This piece by the acting news editor of Construction News LINK echoes concerns voiced by Wembley Central residents over dust from the demolition and construction taking place in the High Road, Wembley.
A short walk from Construction News’ offices in Old Street, the refurbishment of the shop formerly titled Acme Electrical Co is well under way.
the noise emanating from inside sounds like someone has captured a
remnant of storm Brian, outside each passing breeze brings to life a
dust cloud that wafts into the street.
On the floor, plasterboard offcuts and old brick mortar are trodden into London’s pavements by commuters.
It is a scene repeated across the capital.
Almost everywhere you look London is busy building the latest version of the 2,000-year-old metropolis.
Every new development, demolition or refurbishment comes with an issue that is increasingly on the minds of politicians and the public alike: air pollution.
London’s mayor Sadiq Khan has woken up to the problem and is tackling it initially with the introduction of a new T-charge for polluting vehicles in the capital.
But in calling for new government powers to tackle air pollution, the mayor also said that “non-transport sources contribute half of the deadly emissions in London” and urged a “hard-hitting plan of action”.
There’s little doubt that controlling dust is a difficult problem for any construction firm.
The fact that construction site dust has shot to the top of the political agenda – at least in London – should mean that construction firms now take note.
However, it is not only the mayor of London’s air pollution plans that should cause concern for construction bosses.
According to the Health and Safety Executive (HSE), respirable crystalline silica dust is the second-biggest killer of construction workers after asbestos.
And, in an industry that records a death rate three times higher than that of other professions including medicine, dust is a serious cause of illness.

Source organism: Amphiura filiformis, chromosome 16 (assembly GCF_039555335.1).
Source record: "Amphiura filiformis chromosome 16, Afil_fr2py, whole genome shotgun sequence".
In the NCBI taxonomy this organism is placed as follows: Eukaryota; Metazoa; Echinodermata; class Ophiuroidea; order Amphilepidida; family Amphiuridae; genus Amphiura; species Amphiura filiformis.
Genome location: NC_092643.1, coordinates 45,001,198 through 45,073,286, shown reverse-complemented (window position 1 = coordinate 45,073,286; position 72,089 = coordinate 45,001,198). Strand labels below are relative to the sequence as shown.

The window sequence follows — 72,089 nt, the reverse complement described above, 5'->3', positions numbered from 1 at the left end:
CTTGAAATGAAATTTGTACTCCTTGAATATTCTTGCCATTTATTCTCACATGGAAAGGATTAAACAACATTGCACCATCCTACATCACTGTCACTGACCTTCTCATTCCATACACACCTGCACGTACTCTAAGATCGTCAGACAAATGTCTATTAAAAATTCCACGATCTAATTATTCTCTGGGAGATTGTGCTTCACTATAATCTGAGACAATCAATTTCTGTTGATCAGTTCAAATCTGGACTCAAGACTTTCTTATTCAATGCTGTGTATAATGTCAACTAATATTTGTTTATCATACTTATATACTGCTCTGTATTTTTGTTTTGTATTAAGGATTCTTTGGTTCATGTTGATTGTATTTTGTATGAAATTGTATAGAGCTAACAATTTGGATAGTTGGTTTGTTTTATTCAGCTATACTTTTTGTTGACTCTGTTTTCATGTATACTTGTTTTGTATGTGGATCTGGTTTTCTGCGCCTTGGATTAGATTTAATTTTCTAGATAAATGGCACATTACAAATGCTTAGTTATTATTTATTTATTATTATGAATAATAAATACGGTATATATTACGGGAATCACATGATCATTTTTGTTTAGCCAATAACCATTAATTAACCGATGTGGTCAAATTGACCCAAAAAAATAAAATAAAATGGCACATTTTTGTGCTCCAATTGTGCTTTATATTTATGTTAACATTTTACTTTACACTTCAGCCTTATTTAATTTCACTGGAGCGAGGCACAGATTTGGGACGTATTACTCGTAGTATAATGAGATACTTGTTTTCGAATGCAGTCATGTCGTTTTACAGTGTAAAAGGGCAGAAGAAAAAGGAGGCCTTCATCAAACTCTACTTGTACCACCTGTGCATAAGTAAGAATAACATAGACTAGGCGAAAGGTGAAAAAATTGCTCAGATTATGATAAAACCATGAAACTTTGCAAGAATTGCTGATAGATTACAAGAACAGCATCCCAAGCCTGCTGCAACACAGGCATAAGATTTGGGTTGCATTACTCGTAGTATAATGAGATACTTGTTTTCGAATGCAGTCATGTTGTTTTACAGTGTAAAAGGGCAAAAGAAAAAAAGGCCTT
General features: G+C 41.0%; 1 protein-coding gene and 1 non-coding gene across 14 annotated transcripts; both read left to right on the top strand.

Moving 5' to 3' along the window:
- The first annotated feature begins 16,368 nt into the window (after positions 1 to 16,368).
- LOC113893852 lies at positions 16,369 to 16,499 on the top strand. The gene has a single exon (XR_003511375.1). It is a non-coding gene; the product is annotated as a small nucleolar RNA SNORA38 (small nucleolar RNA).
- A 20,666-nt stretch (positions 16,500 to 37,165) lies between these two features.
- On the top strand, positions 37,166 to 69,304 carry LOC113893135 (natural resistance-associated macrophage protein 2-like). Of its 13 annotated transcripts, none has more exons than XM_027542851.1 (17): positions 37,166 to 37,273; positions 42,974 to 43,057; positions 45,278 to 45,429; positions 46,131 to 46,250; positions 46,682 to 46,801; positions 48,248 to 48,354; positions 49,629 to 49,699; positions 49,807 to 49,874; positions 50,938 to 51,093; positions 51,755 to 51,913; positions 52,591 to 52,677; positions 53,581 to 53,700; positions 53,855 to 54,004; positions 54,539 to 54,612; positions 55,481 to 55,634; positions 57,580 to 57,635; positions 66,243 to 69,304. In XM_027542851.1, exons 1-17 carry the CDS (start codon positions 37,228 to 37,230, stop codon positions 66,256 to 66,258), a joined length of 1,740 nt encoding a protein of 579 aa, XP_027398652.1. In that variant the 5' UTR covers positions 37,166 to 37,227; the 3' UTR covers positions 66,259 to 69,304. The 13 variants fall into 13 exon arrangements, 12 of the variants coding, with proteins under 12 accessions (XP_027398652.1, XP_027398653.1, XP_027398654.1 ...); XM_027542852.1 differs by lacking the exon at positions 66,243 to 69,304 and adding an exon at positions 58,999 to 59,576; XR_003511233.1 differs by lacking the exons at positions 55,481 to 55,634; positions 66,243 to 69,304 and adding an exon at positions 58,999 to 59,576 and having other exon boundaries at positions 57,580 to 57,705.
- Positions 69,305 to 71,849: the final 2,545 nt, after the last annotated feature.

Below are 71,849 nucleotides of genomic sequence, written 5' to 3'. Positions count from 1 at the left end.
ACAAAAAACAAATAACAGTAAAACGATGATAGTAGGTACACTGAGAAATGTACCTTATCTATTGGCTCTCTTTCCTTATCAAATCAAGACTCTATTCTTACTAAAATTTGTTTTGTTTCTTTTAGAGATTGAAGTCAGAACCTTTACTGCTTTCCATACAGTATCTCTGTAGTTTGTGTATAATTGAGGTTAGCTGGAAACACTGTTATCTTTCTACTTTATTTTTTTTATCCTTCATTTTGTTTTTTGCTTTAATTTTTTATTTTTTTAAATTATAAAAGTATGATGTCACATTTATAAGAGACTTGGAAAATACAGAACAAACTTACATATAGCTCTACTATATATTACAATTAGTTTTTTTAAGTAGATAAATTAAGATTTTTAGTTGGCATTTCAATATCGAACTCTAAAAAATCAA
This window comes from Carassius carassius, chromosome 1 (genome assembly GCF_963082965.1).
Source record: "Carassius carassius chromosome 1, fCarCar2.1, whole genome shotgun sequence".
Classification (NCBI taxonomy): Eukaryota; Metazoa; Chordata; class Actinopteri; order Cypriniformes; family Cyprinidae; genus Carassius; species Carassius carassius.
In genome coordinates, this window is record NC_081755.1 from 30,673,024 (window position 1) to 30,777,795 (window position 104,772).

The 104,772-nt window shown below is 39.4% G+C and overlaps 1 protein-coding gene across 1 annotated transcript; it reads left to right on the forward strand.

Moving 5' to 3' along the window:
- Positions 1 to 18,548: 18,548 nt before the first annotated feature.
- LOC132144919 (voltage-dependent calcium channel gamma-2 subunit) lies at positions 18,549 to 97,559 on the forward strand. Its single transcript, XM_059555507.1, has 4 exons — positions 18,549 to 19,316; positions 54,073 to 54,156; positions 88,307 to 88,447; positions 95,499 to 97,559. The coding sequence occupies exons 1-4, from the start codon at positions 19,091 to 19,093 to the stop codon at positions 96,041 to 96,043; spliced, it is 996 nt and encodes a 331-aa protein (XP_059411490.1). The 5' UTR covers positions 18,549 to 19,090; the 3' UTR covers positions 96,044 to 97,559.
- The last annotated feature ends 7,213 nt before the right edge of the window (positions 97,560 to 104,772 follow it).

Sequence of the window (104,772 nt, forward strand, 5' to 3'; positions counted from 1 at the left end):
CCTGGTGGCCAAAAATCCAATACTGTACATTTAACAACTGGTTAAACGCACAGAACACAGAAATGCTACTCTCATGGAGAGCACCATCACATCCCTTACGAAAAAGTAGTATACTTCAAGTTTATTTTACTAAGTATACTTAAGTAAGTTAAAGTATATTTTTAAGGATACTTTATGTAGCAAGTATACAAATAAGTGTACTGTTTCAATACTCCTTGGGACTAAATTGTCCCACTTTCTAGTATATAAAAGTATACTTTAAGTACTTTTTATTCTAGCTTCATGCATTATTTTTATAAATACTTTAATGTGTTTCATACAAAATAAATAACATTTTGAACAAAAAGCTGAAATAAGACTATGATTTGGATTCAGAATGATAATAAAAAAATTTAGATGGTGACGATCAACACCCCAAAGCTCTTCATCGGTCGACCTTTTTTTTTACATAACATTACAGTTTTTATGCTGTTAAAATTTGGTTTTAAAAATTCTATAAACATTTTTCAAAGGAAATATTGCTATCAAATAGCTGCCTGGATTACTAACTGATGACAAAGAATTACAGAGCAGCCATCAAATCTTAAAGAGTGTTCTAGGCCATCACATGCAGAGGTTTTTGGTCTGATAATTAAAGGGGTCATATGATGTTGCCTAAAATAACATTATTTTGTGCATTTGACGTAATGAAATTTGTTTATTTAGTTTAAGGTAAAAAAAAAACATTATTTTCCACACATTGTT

Of course there are safety measures in place, but are they enough?
Could they be about to be made tougher? And, if as a sector, construction is aware of the risk that particle pollution has for both staff and the general public, what is the culpability for failing to act?
A number of years ago I was asked by a family to help trace the work history of their deceased father.
The man had worked on hundreds of construction sites in London between the 1930s and 1960s - including prestigious schemes such as Wembley Stadium and Broadcasting House.
Trawling through the London Metropolitan Archives as well as the back catalogues of titles such as Construction News and sister title Architect’s Journal, I was asked to look for one thing: evidence of asbestos.
The fact that the original builders who had been the deceased man’s employer had long since gone out of business did not deter the legal claim that the family was looking to file decades after the event itself.
The man had died of mesothelioma – a cancer that develops from asbestos fibres lodged in the lining of the lungs.
The research request came as part of a call for evidence to prove culpability for the illness during the man’s career.
The big question for the sector is: with the evidence of the health risks that particle pollution can cause, could there be similar legal issues in the decades to come?
Tim Clark, acting news editor, Construction News